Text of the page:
This is so true! I'm not sure what jbg is even talking about.
Reply With Quote Quick reply to this message
 
Old 08-19-2019, 07:30 PM
 
Location: New York Area
16,583 posts, read 6,561,893 times
Reputation: 12759
Quote:
Originally Posted by No Manners View Post
Quote:
Originally Posted by lio45 View Post
Quote:
Originally Posted by jbgusa View Post
Thanks. I had forgotten about Meech and Charlottetown. I cannot conceive of anywhere else that a unit of a country would be allowed to hold a "referendum" on secession, except for unique situations such as the modern shotgun (literally) marriage that created Czechoslovakia out of the rump of the Austro-Hungarian Empire. I thought the overall concept of secession was settled, except in rare cases, at Appomattox Courthouse, Virginia. Or maybe Gettysburg or Antietam.
I suppose most of the Irish who were alive at the time the they broke off from the UK weren't born yet during the American Civil War and thus had no idea it wasn't supposed to be doable, so they went ahead and did it.
This is so true! I'm not sure what jbg is even talking about.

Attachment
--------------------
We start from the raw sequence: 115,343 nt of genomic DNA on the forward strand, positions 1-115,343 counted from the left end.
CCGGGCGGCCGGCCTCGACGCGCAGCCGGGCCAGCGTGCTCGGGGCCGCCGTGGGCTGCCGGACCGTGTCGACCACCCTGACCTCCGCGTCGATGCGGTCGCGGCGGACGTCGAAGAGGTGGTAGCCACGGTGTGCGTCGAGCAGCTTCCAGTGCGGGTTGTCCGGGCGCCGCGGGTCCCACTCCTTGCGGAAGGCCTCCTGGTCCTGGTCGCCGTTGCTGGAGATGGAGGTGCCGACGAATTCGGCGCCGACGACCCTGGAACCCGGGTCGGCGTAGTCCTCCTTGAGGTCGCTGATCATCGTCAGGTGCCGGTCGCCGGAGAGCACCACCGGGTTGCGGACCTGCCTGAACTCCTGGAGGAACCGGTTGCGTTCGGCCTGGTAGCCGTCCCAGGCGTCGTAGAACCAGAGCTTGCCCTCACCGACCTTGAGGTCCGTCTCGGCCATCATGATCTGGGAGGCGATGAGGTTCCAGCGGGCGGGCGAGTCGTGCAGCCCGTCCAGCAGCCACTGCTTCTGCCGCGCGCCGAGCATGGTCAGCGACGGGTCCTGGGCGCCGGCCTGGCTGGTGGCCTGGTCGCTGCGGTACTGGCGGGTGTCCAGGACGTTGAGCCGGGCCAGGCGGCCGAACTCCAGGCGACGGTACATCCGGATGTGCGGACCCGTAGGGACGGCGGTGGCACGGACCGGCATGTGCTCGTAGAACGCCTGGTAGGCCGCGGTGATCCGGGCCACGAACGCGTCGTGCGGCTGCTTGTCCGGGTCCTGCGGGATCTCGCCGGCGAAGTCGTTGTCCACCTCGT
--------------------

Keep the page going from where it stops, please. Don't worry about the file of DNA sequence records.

What I was saying was that I cannot conceive of too many situations (not saying none) where a democracy will allow a part to "take its marbles" and go home" when the democratic dice (a term I borrow from a 1976 Wall Street Journal editorial that I remember) roll the wrong way. Usually the losing side of a debate in a democracy finds a way to live with the result. That much was settled at Appomattox Courthouse.
Reply With Quote Quick reply to this message
 
Old 08-19-2019, 09:03 PM
 
Location: Gatineau, Québec
22,345 posts, read 27,836,664 times
Reputation: 8754
Quote:
Originally Posted by jbgusa View Post
Very interesting and thank you. But I thought the names were Upper Canada for what you call Canada West and Lower Canada for what you call Canada East. I had not known of that history before and I will do some reading. As far as financial support I'm sure that bilateral support would be out of the question. And I am not saying that Quebec isn't paying Federal taxes. But they are getting transfers in their favor, as well as favoritism for Quebec companies.